Pictured is the delivery of a two-terminal nanoscale electronic sensor into single cells
Chemists and engineers at Harvard University have fashioned nanowires into a new type of V-shaped transistor small enough to be used for sensitive probing of the interior of cells.
NanoFETs,nanoscale field-effect transistors, could be used to measure ion flux or electrical signals in cells, particularly neurons. The devices could also be fitted with receptors or ligands to probe for the presence of individual biochemicals within a cell.
Human cells can range in size from about 10 microns (millionths of a meter) for nerve cells to 50 microns for cardiac cells and current probes measure up to 5 microns in diameter
* coating the NanoFET with a phospholipid bilayer — the same material cell membranes are made of — the devices are easily pulled into a cell via membrane fusion, a process related to that used to engulf viruses and bacteria.
* This eliminates the need to push the nanoFETs into a cell, since they are essentially fused with the cell membrane by the cell’s own machinery
The Harvard group, led by chemistry professor Charles Lieber, is now developing more sophisticated bioelectronics that will take advantage of transistors’ ability to send as well as receive electrical signals. They’re also working with a tissue-engineering group to develop implantable bioelectronics that could make better connections between the body and neural prosthetics such as those that control some artificial limbs. The probes, which are based on silicon nanowires, can be grouped in large arrays, so the researchers also hope to use them to get a picture of biochemical and electrical networks in the large groups of cells that make up tissues. Such measurements are difficult to make today.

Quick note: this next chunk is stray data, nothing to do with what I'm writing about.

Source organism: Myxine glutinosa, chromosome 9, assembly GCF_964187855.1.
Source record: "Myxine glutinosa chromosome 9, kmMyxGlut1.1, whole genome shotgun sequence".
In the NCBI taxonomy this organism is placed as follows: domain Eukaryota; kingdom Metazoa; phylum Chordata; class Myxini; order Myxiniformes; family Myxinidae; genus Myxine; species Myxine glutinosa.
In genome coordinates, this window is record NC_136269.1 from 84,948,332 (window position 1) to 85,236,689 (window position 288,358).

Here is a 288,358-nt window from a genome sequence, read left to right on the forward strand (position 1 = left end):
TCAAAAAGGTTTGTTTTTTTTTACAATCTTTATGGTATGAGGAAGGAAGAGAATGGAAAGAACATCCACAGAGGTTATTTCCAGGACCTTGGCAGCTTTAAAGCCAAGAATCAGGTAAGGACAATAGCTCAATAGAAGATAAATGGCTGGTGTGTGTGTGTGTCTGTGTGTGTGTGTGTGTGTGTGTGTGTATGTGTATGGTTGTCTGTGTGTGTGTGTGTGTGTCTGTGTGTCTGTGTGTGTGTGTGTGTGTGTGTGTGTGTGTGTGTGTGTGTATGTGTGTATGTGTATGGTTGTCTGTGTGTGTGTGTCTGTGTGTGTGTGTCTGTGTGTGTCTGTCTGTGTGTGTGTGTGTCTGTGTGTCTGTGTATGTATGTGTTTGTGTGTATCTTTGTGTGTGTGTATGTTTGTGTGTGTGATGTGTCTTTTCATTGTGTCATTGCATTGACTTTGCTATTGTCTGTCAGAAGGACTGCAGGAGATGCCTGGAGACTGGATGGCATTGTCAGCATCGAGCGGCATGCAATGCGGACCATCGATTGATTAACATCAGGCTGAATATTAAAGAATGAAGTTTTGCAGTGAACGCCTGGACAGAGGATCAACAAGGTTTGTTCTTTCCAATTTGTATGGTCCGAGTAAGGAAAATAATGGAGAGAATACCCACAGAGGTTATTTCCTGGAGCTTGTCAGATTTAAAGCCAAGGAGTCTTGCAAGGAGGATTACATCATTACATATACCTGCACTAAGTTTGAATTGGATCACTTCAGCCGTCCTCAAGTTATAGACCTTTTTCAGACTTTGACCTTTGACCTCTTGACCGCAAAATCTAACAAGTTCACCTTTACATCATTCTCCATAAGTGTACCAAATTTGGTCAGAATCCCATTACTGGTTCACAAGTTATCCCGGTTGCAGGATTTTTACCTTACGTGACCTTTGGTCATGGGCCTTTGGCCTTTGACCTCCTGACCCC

The Harvard researchers are now collaborating with a group at MIT to incorporate the nanoprobes into medical devices, including scaffolds used to make artificial tissues. Circuits of nanowires could “innervate” an artificial tissue so that it could measure and respond to electrical signals propagating through the heart or brain. These bioelectronics might enable better communication between the brain and an artificial limb, for example